A Tale of Crossroadsby Shoja Azari
The 1960s and ’70s were the years of my coming of age and then young adulthood in Iran. In 1963, under pressure from the Kennedy administration, The Shah (the king and the ruler at the time) initiated reforms that fundamentally changed the social structure of the country, arguably the underlying cause of the Islamic Revolution of 1979. Iran at the time was fundamentally a rural society; millions of landless peasants worked the land, and the mighty landlords held real power. Fearing that Iran might become the next China or Cuba, the goal of the reforms was to engage the country in a rapid modernization plan by undermining the feudal system. The oil money would be fueling the rapid transformation of the nation, integrating Iran into the consumer-based capitalist order.
Within a short decade, the land reform uprooted millions of illiterate peasants populating the urban centers often in ever-expanding shantytowns. At the same time, the break-neck pace of modernization, not only resulted in the formation of a new consumer middle-class, but also brought tens of thousands of Western professionals, military advisors, and venture capitalists to oversee and undertake the modernizing project. These Western professionals (referring to themselves as expats) settled in most upscale parts of the cities, occupied the most expensive houses and nearly never interacted with their host society or learned the native language. They shopped at their designated supermarkets; their children attended segregated schools and movie theaters, and were immune from the law of the land (even if they committed crime,) through what came to be known as the capitulation treaty signed by the Shah.
The fast and daily changes of my ancient but small city of Shiraz were both fascinating and hard to readily comprehend or traverse. On the one hand, we were now sitting next to classmates who lived in abject poverty, overcrowded dwellings of the shantytown, or the cheap cement houses popping up everywhere. They were Iranians and spoke the same language, but brought with them a host of values, lifestyles, and attitudes that were not only unfamiliar to us, but alienating. These newcomers were often disparaged, ridiculed and perceived as dangerous and pollutant. On the other hand, there were all those real foreigners with fair skin, light hair, and green or blue eyes. They did not speak our language, they looked down at us and kept away as if we carried some disease. Their servants were often the parents of those who sat next to us in the classroom.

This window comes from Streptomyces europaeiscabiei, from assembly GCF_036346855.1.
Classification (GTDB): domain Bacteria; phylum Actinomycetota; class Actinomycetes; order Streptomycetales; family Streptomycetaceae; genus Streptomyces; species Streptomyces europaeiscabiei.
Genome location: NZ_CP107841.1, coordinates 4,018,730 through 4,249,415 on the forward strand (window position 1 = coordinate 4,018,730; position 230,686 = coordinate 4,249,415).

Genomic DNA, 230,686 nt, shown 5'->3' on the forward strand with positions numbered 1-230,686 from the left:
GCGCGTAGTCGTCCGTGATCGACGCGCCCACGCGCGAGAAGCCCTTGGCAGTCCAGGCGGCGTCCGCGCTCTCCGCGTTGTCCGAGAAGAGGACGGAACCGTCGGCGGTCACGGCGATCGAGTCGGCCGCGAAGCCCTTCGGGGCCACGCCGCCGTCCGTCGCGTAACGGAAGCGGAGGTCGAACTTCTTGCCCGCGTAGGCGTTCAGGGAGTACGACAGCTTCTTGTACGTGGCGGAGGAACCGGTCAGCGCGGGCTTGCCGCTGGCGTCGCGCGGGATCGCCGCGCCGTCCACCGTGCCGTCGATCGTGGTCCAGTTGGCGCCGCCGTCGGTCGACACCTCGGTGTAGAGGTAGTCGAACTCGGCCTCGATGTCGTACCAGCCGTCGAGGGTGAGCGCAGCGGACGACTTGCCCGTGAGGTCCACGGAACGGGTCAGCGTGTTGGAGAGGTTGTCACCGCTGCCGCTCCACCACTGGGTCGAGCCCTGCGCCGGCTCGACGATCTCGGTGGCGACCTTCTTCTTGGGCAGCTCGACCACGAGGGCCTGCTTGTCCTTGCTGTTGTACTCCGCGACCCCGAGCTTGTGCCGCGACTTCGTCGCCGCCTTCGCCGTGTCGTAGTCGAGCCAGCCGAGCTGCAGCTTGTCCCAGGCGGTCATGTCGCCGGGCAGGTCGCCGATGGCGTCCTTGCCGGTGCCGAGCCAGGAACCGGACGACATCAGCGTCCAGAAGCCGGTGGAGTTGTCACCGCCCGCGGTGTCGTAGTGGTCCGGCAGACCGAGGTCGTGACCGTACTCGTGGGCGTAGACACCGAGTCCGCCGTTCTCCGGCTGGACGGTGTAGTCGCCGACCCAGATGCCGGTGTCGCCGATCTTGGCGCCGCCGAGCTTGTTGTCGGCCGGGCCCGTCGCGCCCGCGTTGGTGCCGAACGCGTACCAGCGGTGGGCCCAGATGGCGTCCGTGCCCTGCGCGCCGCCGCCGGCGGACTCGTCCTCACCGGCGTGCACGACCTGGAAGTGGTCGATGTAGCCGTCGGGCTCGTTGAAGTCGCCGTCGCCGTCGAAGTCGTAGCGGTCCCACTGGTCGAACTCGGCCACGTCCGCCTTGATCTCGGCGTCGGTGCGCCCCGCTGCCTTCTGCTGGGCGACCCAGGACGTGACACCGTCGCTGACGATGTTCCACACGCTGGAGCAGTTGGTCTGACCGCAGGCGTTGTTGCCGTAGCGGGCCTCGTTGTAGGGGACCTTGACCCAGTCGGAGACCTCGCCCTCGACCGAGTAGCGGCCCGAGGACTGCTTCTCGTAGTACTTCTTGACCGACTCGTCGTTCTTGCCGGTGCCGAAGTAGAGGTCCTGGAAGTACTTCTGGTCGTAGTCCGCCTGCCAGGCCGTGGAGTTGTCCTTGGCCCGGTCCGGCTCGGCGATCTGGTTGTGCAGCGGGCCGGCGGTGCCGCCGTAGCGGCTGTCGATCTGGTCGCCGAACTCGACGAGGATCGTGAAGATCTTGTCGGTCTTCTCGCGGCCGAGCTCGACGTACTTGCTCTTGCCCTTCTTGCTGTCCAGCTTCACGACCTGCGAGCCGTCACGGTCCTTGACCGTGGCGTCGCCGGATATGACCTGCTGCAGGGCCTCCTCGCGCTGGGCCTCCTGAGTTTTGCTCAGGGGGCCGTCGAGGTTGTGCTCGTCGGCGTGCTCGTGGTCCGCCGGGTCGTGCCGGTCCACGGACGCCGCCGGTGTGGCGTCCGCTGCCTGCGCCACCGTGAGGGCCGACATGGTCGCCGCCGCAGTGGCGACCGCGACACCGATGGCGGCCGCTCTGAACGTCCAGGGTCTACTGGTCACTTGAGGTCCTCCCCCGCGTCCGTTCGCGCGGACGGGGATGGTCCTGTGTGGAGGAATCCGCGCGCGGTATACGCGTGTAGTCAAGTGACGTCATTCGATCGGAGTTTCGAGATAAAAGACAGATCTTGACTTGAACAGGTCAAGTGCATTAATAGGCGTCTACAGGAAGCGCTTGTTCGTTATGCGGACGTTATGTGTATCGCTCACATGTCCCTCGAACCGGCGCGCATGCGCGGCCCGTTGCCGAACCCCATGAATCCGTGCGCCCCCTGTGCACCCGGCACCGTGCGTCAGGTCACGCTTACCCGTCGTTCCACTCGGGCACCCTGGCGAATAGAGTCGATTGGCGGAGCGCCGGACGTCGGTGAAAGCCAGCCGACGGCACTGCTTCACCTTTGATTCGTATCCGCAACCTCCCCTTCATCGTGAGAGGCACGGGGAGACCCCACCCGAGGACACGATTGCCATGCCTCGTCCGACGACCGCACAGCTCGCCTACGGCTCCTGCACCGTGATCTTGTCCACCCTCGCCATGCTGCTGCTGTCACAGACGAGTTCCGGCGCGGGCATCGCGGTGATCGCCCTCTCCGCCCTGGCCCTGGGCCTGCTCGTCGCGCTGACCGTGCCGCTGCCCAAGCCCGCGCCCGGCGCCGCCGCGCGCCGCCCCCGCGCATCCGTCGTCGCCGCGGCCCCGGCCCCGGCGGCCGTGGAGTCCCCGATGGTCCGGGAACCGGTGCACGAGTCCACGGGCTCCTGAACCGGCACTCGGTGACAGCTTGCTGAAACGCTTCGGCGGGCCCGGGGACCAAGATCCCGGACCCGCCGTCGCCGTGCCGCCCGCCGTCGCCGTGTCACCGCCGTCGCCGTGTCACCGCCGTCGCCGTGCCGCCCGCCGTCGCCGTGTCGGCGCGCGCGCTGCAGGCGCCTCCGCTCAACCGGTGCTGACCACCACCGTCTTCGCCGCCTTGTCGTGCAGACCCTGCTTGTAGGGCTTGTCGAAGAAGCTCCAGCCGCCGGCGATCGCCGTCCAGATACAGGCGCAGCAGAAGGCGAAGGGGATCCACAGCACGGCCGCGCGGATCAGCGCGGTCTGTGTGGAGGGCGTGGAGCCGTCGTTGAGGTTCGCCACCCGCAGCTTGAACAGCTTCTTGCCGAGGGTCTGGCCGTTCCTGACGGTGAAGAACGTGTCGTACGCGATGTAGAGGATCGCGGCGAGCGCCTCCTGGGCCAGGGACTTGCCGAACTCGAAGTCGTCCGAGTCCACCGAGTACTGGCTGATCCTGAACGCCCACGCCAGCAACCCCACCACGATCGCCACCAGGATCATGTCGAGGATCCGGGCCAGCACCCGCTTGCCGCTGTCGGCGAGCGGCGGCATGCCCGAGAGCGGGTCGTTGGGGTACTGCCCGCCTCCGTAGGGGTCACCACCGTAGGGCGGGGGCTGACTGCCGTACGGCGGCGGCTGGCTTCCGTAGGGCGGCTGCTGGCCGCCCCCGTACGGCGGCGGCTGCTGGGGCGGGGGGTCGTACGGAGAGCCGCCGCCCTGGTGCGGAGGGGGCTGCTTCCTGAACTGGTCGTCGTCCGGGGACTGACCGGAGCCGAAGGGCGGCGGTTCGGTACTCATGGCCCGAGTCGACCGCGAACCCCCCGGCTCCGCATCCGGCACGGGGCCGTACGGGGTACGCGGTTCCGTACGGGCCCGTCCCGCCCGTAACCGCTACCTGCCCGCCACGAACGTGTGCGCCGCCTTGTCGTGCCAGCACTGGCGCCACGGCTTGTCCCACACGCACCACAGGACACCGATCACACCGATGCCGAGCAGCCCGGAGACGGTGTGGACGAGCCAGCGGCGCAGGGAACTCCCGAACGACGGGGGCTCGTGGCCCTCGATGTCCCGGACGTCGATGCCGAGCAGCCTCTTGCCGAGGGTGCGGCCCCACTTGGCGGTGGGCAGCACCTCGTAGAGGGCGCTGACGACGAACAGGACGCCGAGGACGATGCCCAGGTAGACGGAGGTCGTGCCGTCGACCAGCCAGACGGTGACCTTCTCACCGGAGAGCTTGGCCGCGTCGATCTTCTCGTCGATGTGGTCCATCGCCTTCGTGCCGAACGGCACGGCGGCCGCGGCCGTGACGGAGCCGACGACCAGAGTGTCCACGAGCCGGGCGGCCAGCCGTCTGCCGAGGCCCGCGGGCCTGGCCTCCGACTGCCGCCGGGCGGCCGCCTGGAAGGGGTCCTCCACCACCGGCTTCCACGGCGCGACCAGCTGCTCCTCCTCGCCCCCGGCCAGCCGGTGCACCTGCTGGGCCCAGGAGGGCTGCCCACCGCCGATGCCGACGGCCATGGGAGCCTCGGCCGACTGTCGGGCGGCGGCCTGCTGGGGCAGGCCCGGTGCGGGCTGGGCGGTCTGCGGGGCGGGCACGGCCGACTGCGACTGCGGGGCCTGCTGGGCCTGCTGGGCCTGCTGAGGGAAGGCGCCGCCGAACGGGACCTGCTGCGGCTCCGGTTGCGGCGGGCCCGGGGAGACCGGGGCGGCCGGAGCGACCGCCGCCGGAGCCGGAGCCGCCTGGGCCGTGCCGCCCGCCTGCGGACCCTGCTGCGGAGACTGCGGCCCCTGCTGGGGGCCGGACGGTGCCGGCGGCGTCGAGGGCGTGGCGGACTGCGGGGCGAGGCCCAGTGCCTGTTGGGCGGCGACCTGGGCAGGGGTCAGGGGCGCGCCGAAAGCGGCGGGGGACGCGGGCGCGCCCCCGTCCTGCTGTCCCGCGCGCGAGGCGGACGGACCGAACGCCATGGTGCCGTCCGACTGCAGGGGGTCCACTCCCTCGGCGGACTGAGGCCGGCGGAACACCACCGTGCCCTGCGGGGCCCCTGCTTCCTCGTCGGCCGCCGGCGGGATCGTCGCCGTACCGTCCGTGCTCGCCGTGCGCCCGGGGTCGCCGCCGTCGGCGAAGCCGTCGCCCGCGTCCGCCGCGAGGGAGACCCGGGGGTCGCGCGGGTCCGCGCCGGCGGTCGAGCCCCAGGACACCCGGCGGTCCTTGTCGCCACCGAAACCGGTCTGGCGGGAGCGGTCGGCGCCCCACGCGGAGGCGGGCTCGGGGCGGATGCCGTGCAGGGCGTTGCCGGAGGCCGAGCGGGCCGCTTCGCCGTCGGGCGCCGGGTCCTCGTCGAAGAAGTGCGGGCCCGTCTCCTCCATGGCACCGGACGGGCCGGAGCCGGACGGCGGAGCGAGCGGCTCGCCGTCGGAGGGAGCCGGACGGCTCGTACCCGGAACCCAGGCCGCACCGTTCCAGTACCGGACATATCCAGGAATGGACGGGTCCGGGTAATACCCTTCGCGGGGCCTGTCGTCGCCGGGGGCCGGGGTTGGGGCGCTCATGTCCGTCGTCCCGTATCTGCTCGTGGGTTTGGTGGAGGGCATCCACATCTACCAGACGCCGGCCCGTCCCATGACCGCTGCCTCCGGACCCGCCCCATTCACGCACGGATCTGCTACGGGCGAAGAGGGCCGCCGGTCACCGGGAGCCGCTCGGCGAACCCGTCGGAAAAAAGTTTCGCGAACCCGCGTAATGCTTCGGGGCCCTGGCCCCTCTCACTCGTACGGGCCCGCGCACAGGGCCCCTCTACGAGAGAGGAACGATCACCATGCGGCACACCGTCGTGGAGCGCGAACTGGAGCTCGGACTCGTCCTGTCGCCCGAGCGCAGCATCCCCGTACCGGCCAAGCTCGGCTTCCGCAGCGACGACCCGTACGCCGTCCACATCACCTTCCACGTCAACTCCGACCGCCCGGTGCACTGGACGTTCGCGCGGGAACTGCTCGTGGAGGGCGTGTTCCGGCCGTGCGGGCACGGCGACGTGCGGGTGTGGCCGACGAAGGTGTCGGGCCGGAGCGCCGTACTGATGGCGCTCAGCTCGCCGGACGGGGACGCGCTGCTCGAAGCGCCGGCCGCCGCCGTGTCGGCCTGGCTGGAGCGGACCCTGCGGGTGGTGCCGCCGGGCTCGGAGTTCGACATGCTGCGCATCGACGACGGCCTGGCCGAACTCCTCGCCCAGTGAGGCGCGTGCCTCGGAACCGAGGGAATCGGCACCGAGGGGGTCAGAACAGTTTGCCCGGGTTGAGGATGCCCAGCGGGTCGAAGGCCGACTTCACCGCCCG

Caught in this crossroads, which one of these groups were the immigrants? Those uprooted from their home who, unable to survive, had come to our town to look for opportunity? Or the second group, who referred to each other as expats, who won the best business contracts, received the highest salaries, lived a privileged life, and drove the prices higher for everyone? The reality was that both groups moved from one physical space (home) to another. Both groups motivated by economic opportunities settled in a new land with different impacts on the native population. For one group the concept of home would soon only exist in the landscape of their memories, while the other regarded their settlement as only temporary, even if their children were to be raised in their host country.
Life sometimes feels like an absurd joke! Who would have ever imagined that some forty years later I would be considered a toxic Muslim immigrant (no choice in there, even if you are born to atheist parents and are a red diaper baby) in the land of the expats of my youth writing these words? Things become even more absurd when you have taken the oath, sworn to their flag, climbed their social ladder, yet remain inherently and eternally the immigrant “other.” What comprises the core and essence of otherness? Those poor village boys that sat on the same bench in school with me, or those untouchable expats who even in a foreign land considered the native as “others” and themselves as “superior”?
Throughout history, people have packed and moved whenever Gods or people made their habitats inhabitable and their lives impossible. As people, we are happier with the familiar, with what we can rightly or wrongly call home. If we leave, it is merely when our homes have turned into rubble, or our masters have decided our way of life needs to be altered to further their profits often disguised under some vague notion of human progress. The current wave of displacement and immigration is neither new, unusual, nor the final exodus. The movement of people brings about the mixing of blood. Mixed-blood is genetically more fit, reproducing smarter offspring, that are socially accepting and more compassionate, and ultimately forging a more harmonious and happier life for all. The current rise of nationalism, protectionism, and tribalism is the continuation of the plundering, racist, and isolationist policies of those expats returning home having unleashed a force that hunts them today. The solution indeed cannot be more isolation and stigmatization of the others.
Shoja Azari is an Iranian filmmaker, film producer, and screenwriter living in New York